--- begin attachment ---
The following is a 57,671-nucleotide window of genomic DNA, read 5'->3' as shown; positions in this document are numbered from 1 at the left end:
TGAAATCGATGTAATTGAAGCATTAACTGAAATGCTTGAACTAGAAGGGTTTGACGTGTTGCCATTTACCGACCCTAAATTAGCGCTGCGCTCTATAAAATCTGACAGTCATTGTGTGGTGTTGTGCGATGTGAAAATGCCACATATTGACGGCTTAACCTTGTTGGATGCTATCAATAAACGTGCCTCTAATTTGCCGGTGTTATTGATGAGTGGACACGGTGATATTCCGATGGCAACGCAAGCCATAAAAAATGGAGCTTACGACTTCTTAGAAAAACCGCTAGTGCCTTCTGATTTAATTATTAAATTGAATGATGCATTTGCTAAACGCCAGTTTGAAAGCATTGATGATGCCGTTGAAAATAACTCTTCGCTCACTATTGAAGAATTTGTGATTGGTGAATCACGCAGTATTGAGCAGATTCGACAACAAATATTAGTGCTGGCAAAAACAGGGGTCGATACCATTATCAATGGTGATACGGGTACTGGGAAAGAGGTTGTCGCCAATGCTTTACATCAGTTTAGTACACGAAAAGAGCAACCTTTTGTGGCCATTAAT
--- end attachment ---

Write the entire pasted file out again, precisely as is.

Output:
The following is a 57,671-nucleotide window of genomic DNA, read 5'->3' as shown; positions in this document are numbered from 1 at the left end:
TGAAATCGATGTAATTGAAGCATTAACTGAAATGCTTGAACTAGAAGGGTTTGACGTGTTGCCATTTACCGACCCTAAATTAGCGCTGCGCTCTATAAAATCTGACAGTCATTGTGTGGTGTTGTGCGATGTGAAAATGCCACATATTGACGGCTTAACCTTGTTGGATGCTATCAATAAACGTGCCTCTAATTTGCCGGTGTTATTGATGAGTGGACACGGTGATATTCCGATGGCAACGCAAGCCATAAAAAATGGAGCTTACGACTTCTTAGAAAAACCGCTAGTGCCTTCTGATTTAATTATTAAATTGAATGATGCATTTGCTAAACGCCAGTTTGAAAGCATTGATGATGCCGTTGAAAATAACTCTTCGCTCACTATTGAAGAATTTGTGATTGGTGAATCACGCAGTATTGAGCAGATTCGACAACAAATATTAGTGCTGGCAAAAACAGGGGTCGATACCATTATCAATGGTGATACGGGTACTGGGAAAGAGGTTGTCGCCAATGCTTTACATCAGTTTAGTACACGAAAAGAGCAACCTTTTGTGGCCATTAAT